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Before You Pack: The Best (And Worst) Countries for Vaping

Before You Pack: The Best (And Worst) Countries for Vaping

 

Before You Pack: The Best (And Worst) Countries for Vaping

What if we told you there are actual places where being a vaper actually makes you feel welcome and, unfortunately, more where it would suck….and might even land you in jail?


While we've talked about countries that have accepted vaping and vape products, we haven’t recently addressed what it means around the world for people who want to visit, live, work, party, and vape.

So before you stuff that carry-on or browse Google Maps for vape shops near your vacation destination, please check out this quick and helpful list what we think are the best, and worst, places to vape.

 

The Worst Places

 


Yes, one of the culinary capitals of the world has been voted number one in the worst places to try to vape. At least according to an article from the Manila Standard. Thanks to  a survey of 36 national organizations, 33 of them nominated Thailand as having the most restrictive vaping laws in the world.


Why? It’s all in the approach to both locals and tourists. Police have a tendency to  search vehicles at roadblocks for e-cigarettes and other undesirables, using any discoveries to extract fines...and up to 10 years in prison.

 

Ouch - but do you know who's in the running for second place? Australia, with 18 nominations, was considered the second-worst country for vapers globally. We aren’t surprised, since even the general public is still fighting for vaping and vape products to be legalized.  


Third-worst goes to India was third with 16 votes. But to be fair, India is geared towards a significant revolutionary period with their laws. So, keep your fingers crossed but maybe avoid putting it on your list for holiday visits anytime soon.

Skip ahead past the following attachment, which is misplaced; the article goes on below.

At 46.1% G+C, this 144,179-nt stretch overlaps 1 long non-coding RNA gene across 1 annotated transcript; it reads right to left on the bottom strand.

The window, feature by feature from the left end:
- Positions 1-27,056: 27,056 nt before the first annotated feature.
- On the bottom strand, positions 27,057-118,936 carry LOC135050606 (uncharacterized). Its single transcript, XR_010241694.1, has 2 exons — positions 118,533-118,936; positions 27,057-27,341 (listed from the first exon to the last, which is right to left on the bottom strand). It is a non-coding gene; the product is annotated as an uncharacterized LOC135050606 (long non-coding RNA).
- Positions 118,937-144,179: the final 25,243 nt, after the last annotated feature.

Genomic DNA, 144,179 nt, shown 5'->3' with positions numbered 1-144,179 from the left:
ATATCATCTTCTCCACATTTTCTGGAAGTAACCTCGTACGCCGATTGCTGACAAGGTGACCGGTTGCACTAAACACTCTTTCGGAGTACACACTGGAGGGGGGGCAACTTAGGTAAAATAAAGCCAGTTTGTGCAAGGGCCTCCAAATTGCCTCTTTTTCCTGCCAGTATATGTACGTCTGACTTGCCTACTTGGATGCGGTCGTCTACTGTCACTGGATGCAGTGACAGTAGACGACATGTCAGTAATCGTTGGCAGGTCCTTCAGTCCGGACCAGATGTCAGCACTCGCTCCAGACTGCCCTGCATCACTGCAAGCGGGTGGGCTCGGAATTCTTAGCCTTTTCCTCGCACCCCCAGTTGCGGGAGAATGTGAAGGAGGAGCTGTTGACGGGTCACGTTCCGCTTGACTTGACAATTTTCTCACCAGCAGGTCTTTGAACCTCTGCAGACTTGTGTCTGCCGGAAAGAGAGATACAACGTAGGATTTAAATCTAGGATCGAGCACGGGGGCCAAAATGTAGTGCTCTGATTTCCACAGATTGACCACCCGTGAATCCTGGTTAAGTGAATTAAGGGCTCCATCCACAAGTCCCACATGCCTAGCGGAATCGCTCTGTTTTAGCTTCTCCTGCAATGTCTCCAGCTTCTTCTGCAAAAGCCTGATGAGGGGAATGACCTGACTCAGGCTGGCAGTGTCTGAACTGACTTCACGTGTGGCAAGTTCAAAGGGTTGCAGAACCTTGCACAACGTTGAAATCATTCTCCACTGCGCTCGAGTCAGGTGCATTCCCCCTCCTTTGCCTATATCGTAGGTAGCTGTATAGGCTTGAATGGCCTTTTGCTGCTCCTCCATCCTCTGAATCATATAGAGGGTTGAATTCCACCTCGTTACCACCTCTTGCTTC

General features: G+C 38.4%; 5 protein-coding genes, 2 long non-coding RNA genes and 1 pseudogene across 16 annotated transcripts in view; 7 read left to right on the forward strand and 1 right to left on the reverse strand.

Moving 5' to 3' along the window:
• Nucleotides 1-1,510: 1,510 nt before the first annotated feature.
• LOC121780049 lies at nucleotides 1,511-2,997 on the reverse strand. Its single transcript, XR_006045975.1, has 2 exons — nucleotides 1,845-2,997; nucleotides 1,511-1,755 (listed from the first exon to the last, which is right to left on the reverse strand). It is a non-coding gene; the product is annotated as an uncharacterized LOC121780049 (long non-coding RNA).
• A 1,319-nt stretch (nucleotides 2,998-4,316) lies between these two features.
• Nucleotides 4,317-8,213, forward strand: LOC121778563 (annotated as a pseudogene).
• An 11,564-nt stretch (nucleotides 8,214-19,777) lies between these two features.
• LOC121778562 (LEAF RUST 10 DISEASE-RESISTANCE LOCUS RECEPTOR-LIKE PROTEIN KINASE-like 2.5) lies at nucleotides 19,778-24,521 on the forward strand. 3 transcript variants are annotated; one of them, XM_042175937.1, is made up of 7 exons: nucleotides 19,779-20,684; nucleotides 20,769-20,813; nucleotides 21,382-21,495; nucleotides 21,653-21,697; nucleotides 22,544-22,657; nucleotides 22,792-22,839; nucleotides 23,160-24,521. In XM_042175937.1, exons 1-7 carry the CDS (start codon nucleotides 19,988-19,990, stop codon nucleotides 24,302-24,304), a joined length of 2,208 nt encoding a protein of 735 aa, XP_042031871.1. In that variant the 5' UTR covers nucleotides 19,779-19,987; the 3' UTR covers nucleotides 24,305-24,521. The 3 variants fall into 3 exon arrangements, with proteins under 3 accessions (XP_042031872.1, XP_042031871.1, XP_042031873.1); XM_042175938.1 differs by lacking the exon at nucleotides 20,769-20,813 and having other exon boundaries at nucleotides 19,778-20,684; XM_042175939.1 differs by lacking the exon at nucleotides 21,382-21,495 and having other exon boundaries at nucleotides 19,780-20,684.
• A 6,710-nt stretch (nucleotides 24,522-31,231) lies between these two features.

The Best Places

UK Vape Friendly For Travelers

Ok, so we talked about the worst places, so where’s the best? The top contender isn’t America (yet), but our amicable blokes from across the pond in the UK. Just don’t drive and vape there. Or anywhere, seriously. You’ll be fined 2,500 pounds, which our freelance writer told us was $3,000 because, we get it Schané, you went to England.

(We love her, we’re just a bit jealous.)

And second place is guten old Germany with 25 nominations. Although they have regulations aplenty, they don’t have any personal issues with vaping and believe it’s a step in the right direction. By switching from cigarettes to e-cigarettes, scientists in the nation have found that vapers dramatically and quickly reduce their exposure to lots of other harmful toxins in smoke, including known carcinogens.

 

France Friendly to vapers who travel

France comes in third with 23 nominations, because even though there is a ban on smoking in public spaces, people still smoke publicly, so cest la vie? Maybe the notion that the French smoke way more often comes from too many vintage films. The most recent addition to this ban is from 2014, banning smoking of any kind in children’s playgrounds. You could be fined €68 for the offence (and you should, because that’s mean to do to kids). Same goes for smoking with kids in the car.


There’s a theme going on here, isn’t there?

Props to the the United Kingdom's government, which has long been a world leader in the vape scene - though that wasn't always the case. Roughly four years ago, the country's leaders actually wanted to ban all e-cigarettes.  But with 3 million native vapers and counting, and a swift decline in smoking, they have plenty reason to be more amicable.


So where did our sources come from? It was actually from a survey conducted at the annual Global Forum on Nicotine in Warsaw, Poland which this year has attracted 500 delegates from 60 countries.


The organizations surveyed are members of the International Network of Nicotine Consumer Organizations. Each member was allowed to nominate up to five countries in the worst category and five in the best from a list of the world’s 100 most populous nations.


Along with the recent change of heart in some countries, several healthcare professionals and academicians are asking more nations to allow and regulate vaping or the use of electronic cigarettes in the face of growing evidence that these smoke-free nicotine products are the most effective harm reduction tool to end smoking.


Honestly, we hope they keep pushing. But we also should obey the laws as we can until those changes are made. So, always remember to do your research before you travel, and have a safe journey vaping internationally!

acuity